When African countries suffer coups and/or civil wars, Western governments and local political elites often push for rapid elections, hoping to clarify the question of who’s in charge and to put the country on a path forward. Sometimes it works fairly well (Niger), and sometimes the results are less convincing (Libya, Mali). Looking just at those examples, I’m tempted to propose a very rough model: a coup without a civil war can set the stage for a relatively smooth electoral transition, but a messy combination of revolution and civil war is harder to repair with a vote.
That might be bad news for the Central African Republic (CAR). Last month, after CAR held the Bangui Forum on Reconciliation, I argued that “there is…a danger that domestic and international actors’ focus on swiftly holding presidential elections will distract from the more important task of promoting peace among CAR’s communities.” One purpose of the Forum was to prepare the ground for elections later this year – not necessarily a wise idea, in my view.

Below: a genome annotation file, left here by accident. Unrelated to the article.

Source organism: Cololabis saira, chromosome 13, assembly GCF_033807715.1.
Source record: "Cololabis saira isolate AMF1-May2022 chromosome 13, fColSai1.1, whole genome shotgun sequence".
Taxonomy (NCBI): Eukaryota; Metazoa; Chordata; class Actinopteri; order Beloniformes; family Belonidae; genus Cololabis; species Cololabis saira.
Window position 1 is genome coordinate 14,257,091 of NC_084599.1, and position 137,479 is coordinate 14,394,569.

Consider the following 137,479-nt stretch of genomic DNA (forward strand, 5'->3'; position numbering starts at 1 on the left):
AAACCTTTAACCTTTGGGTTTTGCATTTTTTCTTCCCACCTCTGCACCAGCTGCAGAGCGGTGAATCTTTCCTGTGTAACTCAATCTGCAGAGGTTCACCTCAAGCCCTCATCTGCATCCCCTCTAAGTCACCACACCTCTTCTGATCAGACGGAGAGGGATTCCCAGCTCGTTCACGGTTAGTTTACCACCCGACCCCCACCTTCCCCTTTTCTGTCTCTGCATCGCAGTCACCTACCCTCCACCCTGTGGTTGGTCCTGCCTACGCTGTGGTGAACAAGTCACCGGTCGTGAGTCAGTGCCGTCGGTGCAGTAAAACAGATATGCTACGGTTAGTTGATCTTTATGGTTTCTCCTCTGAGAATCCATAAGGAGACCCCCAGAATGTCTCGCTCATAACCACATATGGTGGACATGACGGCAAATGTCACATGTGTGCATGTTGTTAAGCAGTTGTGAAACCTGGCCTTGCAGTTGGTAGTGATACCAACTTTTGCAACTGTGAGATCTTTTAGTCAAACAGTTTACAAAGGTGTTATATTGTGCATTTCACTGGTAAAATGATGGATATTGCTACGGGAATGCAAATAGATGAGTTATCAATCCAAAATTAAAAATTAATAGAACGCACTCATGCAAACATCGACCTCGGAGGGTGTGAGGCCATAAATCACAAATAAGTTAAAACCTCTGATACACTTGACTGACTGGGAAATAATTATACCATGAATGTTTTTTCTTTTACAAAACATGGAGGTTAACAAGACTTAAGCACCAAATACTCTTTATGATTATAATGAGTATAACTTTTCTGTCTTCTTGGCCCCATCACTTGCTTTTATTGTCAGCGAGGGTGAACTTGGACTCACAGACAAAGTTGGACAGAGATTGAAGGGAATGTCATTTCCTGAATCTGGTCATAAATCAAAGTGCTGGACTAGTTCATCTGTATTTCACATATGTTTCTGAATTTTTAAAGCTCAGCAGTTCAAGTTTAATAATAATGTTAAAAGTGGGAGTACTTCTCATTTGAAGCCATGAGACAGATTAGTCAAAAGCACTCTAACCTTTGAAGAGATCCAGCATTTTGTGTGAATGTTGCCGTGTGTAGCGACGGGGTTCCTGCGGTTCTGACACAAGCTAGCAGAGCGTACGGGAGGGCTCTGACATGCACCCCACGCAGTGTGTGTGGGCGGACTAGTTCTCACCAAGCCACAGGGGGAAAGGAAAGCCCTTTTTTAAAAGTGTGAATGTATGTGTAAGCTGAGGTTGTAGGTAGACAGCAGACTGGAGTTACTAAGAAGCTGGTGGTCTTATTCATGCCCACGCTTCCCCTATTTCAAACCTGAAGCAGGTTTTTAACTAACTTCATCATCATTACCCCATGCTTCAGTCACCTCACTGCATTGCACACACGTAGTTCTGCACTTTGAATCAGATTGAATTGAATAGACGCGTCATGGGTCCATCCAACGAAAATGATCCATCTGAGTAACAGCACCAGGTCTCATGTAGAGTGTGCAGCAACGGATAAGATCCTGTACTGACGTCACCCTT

Now CAR’s National Elections Authority (l’Autorité nationale des élections, ANE) has laid out what RFI calls an “ambitious electoral calendar” (French)
that fixes the constitutional referendum for October 4, the first round of the legislative elections and the presidential elections simultaneously on October 18, and the second tour of the two votes on November 22. However, before that, the ANE will launch a major census of voters throughout the country, starting June 27 and lasting one month.
RFI spoke to a few politicians who voiced optimism about the timetable, saying that it can go forward if the ANE receives proper funding, and that the elections are unlikely to take place later than December 2015. The ANE’s site is here (French), though it is quite skeletal.
If Mali offers a lesson, it is that the problems of today will re-appear in a new (or old) guise after the elections, unless they are met with real solutions. For CAR, that means continuing to work to reconcile communities, disarm fighters, create jobs, resettle the displaced, and ensure people’s basic needs are met. The international funders who help pay for the elections should devote even greater resources toward those other priorities, otherwise the elections may well prove hollow.